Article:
Even bathing during daytime can be risky.
Asylum seekers are reporting sexual harassment and violence at some sub-standard reception centres on Greek islands where even bathing during the daytime can be risky despite Government measures to address the dire living conditions, the United Nations refugee agency warned on Friday.
In 2017, UNHCR received reports from 622 survivors of sexual and gender-based violence (SGBV) on the Greek Aegean islands, out of which at least 28 percent experienced SGBV after arriving in Greece.
Pouilly said there is a reluctance to report such violence out of fear, shame and concerns about discrimination, retaliation and stigma.
Asylum seekers in Greece suffer widespread sexual violence and harassment in the country's substandard, overcrowded reception centers, the United Nations said on Friday.
A UNHCR statement said the situation is particularly worrying in the crowded refugee camps of Moria on Lesvos and Vathy on Samos, where toilets and washing facilities are "no-go zones" after dark for unaccompanied women and children.
These centers are now holding around 5,500 people-double their capacity, she added.
"The actual number of incidents is therefore likely to be much higher than reported", she told reporters in Geneva, acknowledging that the United Nations has only a "very partial picture of what the reality is". In Moria, one woman told our teams that she had not taken a shower in two months from fear, she said.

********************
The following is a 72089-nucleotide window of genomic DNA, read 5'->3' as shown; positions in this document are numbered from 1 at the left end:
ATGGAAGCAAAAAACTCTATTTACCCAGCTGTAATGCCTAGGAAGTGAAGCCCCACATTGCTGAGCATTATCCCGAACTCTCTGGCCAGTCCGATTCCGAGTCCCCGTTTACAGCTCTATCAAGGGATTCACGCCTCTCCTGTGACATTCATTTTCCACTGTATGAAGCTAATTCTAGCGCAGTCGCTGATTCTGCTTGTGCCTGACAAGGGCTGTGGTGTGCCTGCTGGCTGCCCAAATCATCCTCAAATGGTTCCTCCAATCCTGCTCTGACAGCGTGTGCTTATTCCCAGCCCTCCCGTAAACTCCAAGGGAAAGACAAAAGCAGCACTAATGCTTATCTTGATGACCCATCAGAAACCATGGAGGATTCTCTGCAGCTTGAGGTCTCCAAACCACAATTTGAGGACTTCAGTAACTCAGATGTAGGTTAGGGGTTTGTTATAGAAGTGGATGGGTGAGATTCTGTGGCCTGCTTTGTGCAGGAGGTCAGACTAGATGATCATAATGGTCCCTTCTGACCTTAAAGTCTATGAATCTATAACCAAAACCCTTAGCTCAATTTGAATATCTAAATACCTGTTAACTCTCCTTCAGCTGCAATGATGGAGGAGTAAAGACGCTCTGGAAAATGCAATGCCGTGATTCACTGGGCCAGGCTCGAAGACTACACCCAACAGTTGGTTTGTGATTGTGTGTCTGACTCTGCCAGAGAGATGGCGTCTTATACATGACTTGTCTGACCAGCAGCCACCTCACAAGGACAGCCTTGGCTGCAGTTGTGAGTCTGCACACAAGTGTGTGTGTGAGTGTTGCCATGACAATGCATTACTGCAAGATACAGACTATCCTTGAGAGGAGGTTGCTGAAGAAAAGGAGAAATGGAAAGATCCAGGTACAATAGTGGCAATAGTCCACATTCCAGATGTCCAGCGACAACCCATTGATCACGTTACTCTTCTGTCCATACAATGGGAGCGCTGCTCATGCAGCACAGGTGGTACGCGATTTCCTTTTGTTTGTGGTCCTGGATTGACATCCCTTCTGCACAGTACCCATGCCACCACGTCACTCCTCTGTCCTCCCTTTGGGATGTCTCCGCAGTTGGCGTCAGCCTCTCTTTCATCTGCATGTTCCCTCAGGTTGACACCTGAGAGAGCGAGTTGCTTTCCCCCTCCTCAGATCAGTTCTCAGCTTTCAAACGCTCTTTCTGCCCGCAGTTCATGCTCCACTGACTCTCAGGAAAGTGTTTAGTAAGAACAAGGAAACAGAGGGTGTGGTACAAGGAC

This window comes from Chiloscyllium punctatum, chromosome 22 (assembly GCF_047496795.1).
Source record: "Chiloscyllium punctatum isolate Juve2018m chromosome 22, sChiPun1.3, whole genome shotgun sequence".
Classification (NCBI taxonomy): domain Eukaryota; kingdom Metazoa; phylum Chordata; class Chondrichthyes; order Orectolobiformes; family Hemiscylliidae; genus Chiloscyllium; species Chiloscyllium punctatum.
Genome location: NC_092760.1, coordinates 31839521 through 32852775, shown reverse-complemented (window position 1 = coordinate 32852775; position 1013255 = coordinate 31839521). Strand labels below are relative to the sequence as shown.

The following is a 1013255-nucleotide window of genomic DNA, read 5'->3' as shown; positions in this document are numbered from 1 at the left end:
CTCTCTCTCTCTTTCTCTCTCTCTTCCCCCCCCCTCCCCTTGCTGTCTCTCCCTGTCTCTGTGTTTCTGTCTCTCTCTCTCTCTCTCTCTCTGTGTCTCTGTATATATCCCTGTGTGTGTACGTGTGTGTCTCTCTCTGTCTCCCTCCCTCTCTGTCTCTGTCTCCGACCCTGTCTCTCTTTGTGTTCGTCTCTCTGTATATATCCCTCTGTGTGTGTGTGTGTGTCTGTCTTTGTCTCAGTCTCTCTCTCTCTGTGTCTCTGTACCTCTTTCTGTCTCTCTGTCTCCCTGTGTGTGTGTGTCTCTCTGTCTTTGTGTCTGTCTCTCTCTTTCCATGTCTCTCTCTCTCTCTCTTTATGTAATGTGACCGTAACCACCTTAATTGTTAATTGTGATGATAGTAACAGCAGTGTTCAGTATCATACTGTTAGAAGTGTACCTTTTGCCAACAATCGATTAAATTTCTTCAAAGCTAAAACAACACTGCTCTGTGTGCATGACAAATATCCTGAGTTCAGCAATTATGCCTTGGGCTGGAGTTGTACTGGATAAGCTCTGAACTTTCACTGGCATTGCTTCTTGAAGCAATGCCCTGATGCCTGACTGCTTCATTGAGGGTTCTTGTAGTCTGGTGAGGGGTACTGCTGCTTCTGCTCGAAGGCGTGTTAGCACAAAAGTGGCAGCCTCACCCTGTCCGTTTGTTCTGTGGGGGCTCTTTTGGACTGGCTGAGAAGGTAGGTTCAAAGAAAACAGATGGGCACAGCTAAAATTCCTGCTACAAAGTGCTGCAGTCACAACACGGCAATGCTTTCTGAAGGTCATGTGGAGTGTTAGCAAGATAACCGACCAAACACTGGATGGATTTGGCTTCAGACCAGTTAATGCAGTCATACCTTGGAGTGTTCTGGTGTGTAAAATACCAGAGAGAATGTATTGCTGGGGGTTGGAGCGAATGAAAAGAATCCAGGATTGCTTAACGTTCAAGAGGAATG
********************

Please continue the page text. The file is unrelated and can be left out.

"Thanks to recent accelerated transfers to the mainland by the authorities, overcrowding has slightly reduced over the past weeks", she noted.
In Moira, 30 government medical staff, psychologists and social workers are squeezed together in three rooms where they conduct examinations and assessments with little to no privacy, she said.
Insecurity is another problem.
Conditions are also building frustration among people, leading to a hard and tense security environment, further raising the risk of SGBV.
Ms. Pouilly listed the steps, which involved gender separation including separate shelters and secure and well-lit wash areas; improved conditions and services; greater police presence with additional policewomen; more lighting in public areas; increased mainland transfers to ease overcrowding; additional staff dedicated to deal with the issue; and enhanced awareness-raising activities.
Risk and exposure to SGBV exacerbates the experiences that people have faced risking all, fleeing war-torn countries and human rights violations, and crossing sometimes risky territory to reach a safe haven.
Pouilly added that the UNHCR will continue to work with and support the Greek government to strengthen its operational response and build capacity as well as to prevent SGBV.